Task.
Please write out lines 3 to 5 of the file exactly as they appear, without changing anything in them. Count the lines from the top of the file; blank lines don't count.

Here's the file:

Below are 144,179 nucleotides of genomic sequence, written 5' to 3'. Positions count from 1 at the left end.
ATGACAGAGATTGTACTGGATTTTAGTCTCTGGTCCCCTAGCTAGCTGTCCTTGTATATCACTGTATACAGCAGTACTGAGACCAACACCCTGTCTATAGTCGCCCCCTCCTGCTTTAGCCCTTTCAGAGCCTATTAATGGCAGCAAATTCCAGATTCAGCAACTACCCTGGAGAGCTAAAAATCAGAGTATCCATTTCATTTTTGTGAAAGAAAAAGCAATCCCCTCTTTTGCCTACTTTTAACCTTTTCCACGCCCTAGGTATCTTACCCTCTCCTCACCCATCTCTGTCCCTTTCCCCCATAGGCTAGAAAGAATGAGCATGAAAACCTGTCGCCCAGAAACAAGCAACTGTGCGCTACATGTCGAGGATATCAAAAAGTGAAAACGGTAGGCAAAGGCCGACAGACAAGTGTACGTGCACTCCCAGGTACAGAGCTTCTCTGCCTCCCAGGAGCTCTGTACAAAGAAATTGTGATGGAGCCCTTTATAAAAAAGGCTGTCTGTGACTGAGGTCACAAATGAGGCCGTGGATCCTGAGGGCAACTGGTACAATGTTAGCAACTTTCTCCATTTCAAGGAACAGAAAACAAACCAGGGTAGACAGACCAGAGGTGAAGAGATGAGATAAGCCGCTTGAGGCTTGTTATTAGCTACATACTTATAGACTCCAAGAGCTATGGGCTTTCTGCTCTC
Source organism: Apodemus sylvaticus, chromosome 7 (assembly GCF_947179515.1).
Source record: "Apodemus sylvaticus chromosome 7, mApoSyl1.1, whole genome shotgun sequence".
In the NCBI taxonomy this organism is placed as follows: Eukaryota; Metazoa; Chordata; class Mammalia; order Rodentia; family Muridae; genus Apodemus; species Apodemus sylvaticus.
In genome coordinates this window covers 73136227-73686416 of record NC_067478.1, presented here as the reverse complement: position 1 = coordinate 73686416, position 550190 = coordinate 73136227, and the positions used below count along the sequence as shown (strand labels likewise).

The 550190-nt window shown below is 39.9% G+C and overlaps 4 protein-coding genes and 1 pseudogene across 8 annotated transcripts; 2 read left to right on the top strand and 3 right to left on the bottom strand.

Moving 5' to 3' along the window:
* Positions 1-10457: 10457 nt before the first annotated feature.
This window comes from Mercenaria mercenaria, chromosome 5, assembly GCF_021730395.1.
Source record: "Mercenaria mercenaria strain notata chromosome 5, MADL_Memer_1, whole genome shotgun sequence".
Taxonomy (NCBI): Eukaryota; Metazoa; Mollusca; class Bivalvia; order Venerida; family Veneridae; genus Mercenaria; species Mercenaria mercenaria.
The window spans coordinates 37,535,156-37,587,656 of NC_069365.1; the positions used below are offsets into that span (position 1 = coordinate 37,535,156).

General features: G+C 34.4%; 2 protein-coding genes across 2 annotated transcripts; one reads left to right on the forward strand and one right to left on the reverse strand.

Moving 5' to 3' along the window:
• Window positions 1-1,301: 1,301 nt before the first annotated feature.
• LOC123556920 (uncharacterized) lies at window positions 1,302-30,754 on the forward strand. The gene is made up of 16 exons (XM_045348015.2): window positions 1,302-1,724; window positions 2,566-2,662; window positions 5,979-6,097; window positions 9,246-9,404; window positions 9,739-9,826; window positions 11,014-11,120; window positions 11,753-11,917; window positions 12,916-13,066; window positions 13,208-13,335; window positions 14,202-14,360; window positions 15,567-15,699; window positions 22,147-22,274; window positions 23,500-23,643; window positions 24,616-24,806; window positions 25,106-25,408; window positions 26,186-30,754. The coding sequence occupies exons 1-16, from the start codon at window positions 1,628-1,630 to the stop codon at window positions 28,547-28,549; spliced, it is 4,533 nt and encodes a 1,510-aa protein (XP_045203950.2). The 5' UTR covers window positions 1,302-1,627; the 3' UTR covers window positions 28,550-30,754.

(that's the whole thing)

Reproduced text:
Source organism: Apodemus sylvaticus, chromosome 7 (assembly GCF_947179515.1).
Source record: "Apodemus sylvaticus chromosome 7, mApoSyl1.1, whole genome shotgun sequence".
In the NCBI taxonomy this organism is placed as follows: Eukaryota; Metazoa; Chordata; class Mammalia; order Rodentia; family Muridae; genus Apodemus; species Apodemus sylvaticus.